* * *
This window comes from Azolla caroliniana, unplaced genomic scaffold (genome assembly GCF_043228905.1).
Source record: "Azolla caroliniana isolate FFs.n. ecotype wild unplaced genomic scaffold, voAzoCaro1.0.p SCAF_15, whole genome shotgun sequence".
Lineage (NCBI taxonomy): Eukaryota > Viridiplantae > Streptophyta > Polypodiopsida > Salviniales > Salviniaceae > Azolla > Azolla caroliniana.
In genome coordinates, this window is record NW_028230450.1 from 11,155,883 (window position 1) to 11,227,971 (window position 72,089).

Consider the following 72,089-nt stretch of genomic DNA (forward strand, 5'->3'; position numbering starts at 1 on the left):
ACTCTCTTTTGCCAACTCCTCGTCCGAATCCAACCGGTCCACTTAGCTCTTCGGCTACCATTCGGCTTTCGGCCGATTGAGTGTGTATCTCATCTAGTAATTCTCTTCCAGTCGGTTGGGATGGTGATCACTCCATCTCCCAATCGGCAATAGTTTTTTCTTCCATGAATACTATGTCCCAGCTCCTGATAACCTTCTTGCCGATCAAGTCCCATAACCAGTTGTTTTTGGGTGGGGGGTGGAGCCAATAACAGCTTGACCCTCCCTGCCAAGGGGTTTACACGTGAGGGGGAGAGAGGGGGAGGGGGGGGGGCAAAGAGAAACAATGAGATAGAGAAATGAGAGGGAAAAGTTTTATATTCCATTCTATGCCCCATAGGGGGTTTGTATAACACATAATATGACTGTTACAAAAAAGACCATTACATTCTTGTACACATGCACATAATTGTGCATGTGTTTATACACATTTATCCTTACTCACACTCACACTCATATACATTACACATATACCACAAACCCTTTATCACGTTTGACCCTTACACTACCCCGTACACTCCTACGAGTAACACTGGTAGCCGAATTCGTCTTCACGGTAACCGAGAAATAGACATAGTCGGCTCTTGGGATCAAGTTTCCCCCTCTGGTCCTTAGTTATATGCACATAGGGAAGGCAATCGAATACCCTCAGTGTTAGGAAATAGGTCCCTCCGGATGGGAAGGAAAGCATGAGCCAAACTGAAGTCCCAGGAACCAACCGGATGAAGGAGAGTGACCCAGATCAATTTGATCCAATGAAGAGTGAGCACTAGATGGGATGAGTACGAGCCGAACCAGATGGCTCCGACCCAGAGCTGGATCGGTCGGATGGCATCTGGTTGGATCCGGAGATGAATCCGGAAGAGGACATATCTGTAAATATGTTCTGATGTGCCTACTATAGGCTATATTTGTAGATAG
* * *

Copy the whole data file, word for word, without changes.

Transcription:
This window comes from Azolla caroliniana, unplaced genomic scaffold (genome assembly GCF_043228905.1).
Source record: "Azolla caroliniana isolate FFs.n. ecotype wild unplaced genomic scaffold, voAzoCaro1.0.p SCAF_15, whole genome shotgun sequence".
Lineage (NCBI taxonomy): Eukaryota > Viridiplantae > Streptophyta > Polypodiopsida > Salviniales > Salviniaceae > Azolla > Azolla caroliniana.
In genome coordinates, this window is record NW_028230450.1 from 11,155,883 (window position 1) to 11,227,971 (window position 72,089).

Consider the following 72,089-nt stretch of genomic DNA (forward strand, 5'->3'; position numbering starts at 1 on the left):
ACTCTCTTTTGCCAACTCCTCGTCCGAATCCAACCGGTCCACTTAGCTCTTCGGCTACCATTCGGCTTTCGGCCGATTGAGTGTGTATCTCATCTAGTAATTCTCTTCCAGTCGGTTGGGATGGTGATCACTCCATCTCCCAATCGGCAATAGTTTTTTCTTCCATGAATACTATGTCCCAGCTCCTGATAACCTTCTTGCCGATCAAGTCCCATAACCAGTTGTTTTTGGGTGGGGGGTGGAGCCAATAACAGCTTGACCCTCCCTGCCAAGGGGTTTACACGTGAGGGGGAGAGAGGGGGAGGGGGGGGGGCAAAGAGAAACAATGAGATAGAGAAATGAGAGGGAAAAGTTTTATATTCCATTCTATGCCCCATAGGGGGTTTGTATAACACATAATATGACTGTTACAAAAAAGACCATTACATTCTTGTACACATGCACATAATTGTGCATGTGTTTATACACATTTATCCTTACTCACACTCACACTCATATACATTACACATATACCACAAACCCTTTATCACGTTTGACCCTTACACTACCCCGTACACTCCTACGAGTAACACTGGTAGCCGAATTCGTCTTCACGGTAACCGAGAAATAGACATAGTCGGCTCTTGGGATCAAGTTTCCCCCTCTGGTCCTTAGTTATATGCACATAGGGAAGGCAATCGAATACCCTCAGTGTTAGGAAATAGGTCCCTCCGGATGGGAAGGAAAGCATGAGCCAAACTGAAGTCCCAGGAACCAACCGGATGAAGGAGAGTGACCCAGATCAATTTGATCCAATGAAGAGTGAGCACTAGATGGGATGAGTACGAGCCGAACCAGATGGCTCCGACCCAGAGCTGGATCGGTCGGATGGCATCTGGTTGGATCCGGAGATGAATCCGGAAGAGGACATATCTGTAAATATGTTCTGATGTGCCTACTATAGGCTATATTTGTAGATAG